It would be not entirely incorrect to say that in 2018 blindfolded bird stuff was a thing. In April, the TV show Billions gave us a glimpse of what it’s like to eat an ortolan, a bird so rare, and so illegal, that rich people apparently consume in with a napkin over their head so that God will not witness the sin of their indulgence. A few months later, we were treated to the exact same scenario played out on HBO’s Succession. Then, in December, there was Bird Box, a film I have not seen that is strongly associated with birds and blindfolding oneself—and, now, hospitalization.

If a recent Eater article is to be believed, the trend is reversing: 2019 will be the year of seeing the bird. All of it. Like the dead birds one finds fallen to ruin upon city sidewalks, but on your plate, maybe with feathers, maybe not. The point is to evoke the bird as it was in life, which makes it seem all the more dead.

Strategies vary. Copenhagen culinary destination Noma’s menu recently included a fried mallard wing with feathers and arctic thyme salt. Perhaps worse was the duck brain served with duck beak so that guests might experience the vicarious joys of being trapped in a park with no food stands.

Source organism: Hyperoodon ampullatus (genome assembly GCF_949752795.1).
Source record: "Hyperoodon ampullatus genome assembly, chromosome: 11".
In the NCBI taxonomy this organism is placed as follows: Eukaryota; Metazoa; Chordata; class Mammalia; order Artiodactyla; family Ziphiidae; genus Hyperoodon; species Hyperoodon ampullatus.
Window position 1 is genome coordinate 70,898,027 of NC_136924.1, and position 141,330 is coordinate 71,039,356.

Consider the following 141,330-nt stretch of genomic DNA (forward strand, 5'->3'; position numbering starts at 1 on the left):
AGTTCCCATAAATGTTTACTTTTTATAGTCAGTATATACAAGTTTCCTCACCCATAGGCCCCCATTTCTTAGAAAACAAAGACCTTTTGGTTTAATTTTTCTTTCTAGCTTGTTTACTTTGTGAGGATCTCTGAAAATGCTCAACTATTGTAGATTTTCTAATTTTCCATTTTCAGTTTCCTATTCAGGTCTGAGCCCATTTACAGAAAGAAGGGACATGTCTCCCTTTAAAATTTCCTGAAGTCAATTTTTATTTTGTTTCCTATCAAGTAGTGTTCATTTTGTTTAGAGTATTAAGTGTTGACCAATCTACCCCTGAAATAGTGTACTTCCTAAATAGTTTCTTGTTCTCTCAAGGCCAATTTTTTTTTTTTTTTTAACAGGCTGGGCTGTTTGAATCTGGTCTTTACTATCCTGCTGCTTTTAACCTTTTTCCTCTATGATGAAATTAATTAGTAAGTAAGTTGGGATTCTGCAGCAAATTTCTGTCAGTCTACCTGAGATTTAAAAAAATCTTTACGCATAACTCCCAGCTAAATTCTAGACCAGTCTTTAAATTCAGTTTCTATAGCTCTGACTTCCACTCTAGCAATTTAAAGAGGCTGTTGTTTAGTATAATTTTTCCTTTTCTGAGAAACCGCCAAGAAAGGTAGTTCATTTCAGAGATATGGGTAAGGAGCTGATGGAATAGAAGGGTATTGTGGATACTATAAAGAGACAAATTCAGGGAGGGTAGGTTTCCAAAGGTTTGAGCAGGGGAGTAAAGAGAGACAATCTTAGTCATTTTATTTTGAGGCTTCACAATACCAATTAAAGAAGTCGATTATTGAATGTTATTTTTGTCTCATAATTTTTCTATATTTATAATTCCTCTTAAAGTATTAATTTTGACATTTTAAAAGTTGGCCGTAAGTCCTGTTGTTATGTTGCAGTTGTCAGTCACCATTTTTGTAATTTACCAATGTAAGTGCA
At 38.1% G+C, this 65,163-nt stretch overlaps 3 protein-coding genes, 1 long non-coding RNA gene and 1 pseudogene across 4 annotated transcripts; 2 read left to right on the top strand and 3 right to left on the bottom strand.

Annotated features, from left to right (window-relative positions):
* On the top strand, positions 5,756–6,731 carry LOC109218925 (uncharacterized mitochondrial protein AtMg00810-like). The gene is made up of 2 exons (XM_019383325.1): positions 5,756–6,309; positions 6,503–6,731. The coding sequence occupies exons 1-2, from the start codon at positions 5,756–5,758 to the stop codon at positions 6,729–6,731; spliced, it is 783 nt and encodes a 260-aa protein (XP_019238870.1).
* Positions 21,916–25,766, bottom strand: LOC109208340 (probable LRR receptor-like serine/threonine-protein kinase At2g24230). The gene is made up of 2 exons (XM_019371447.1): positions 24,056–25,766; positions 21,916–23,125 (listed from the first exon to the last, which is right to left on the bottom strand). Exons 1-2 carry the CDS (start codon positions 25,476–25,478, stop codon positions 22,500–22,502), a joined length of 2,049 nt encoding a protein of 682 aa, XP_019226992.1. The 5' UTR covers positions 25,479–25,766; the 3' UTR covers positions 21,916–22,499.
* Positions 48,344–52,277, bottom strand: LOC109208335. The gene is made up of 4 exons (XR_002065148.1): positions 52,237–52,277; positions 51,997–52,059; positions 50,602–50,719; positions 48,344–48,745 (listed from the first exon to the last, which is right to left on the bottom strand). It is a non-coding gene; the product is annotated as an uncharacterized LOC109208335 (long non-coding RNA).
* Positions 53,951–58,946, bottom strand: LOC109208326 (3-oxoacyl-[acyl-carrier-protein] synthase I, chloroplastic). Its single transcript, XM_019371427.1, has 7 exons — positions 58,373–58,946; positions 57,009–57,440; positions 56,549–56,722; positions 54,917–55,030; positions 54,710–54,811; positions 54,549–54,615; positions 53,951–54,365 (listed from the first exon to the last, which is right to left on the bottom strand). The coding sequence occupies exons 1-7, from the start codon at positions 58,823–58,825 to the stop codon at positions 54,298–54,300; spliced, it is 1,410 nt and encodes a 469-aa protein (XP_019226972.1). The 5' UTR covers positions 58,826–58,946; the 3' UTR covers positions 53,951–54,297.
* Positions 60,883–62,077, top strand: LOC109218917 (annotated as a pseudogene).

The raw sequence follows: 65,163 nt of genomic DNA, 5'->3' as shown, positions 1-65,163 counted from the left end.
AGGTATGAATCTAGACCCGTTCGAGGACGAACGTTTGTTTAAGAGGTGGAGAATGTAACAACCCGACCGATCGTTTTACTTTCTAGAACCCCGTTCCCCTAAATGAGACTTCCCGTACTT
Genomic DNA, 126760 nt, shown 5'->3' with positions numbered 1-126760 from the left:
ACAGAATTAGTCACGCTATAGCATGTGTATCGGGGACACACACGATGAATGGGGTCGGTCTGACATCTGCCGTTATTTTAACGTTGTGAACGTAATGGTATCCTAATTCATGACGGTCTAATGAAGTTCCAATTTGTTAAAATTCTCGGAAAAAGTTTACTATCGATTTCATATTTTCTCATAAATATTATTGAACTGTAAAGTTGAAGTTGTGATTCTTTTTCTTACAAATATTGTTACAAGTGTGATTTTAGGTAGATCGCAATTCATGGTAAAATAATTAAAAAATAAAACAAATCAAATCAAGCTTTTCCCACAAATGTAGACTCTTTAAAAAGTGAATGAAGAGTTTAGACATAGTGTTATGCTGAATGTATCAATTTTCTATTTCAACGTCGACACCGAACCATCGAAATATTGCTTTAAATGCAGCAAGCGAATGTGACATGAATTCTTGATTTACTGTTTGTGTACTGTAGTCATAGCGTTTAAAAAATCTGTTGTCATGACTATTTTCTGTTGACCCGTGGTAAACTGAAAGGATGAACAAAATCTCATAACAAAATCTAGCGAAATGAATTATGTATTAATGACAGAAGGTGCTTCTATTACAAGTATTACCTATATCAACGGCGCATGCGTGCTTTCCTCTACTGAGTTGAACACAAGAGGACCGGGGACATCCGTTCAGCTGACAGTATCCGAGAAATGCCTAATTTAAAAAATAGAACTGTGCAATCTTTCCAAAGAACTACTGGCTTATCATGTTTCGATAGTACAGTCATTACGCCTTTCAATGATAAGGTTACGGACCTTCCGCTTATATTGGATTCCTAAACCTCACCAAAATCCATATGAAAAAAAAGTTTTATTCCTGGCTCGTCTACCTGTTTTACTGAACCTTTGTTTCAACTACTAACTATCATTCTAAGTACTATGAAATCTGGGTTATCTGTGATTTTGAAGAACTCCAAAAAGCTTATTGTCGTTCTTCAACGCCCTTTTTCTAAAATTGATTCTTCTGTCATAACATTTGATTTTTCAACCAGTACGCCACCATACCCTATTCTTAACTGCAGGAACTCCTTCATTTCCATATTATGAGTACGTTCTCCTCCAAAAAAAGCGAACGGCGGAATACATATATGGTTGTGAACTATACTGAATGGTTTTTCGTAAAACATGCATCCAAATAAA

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At Coi, in San Francisco, diners were served mallard garnished with feathered wings in what appears to be a bath milk.

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Chicago restaurant Smyth served dirge of bird for dinner.

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These are all dining establishments that put out complicated food; I’m sure their paths toward serving bird-that-just-looks-like-bird were more tortuous than the finished product implies. But this food trend’s capacity to catch on resides in its simplicity. What initially just seemed like more bird is in fact also, from a diner’s standpoint, more effort, more money, and more feet. I imagine that could also be delicious, sensuous, stamina-inducing, and, who knows, Squab Served With Its Own Funeral Pyre might cause some to abandon meat all together.